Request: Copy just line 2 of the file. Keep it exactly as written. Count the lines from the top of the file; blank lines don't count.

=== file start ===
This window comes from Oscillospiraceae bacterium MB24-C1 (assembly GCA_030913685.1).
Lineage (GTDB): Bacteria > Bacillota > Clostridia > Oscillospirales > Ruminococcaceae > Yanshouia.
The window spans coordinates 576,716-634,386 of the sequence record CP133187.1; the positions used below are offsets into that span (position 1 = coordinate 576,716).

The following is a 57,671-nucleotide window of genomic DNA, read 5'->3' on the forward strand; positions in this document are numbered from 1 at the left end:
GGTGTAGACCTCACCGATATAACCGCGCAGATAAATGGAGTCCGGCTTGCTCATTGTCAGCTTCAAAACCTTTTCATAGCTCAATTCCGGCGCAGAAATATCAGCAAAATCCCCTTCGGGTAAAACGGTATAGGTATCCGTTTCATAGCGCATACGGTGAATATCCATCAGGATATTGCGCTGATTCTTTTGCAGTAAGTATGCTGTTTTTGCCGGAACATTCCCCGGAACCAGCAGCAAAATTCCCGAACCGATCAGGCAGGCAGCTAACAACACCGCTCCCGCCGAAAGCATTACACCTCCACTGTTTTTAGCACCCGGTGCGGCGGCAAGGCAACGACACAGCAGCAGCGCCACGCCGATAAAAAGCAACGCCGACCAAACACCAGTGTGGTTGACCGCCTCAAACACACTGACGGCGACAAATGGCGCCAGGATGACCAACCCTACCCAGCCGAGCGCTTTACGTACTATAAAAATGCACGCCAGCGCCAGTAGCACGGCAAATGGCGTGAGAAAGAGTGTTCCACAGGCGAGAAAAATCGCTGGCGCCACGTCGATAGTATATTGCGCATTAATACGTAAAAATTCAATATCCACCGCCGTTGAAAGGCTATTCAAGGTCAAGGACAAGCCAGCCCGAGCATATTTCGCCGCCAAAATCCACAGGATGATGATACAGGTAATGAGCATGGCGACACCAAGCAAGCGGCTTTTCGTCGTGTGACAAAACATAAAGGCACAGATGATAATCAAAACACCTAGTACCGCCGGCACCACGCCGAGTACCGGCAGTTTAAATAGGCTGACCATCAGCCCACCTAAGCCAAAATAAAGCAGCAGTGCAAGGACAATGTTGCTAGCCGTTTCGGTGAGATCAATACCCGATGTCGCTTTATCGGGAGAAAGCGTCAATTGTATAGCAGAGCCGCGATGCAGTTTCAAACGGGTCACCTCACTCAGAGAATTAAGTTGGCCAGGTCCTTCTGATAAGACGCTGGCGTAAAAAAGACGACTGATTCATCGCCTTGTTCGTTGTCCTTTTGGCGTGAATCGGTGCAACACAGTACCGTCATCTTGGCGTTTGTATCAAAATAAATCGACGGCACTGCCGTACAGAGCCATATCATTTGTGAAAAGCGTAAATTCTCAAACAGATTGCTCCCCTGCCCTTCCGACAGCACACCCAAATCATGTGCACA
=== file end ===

Lineage (GTDB): Bacteria > Bacillota > Clostridia > Oscillospirales > Ruminococcaceae > Yanshouia.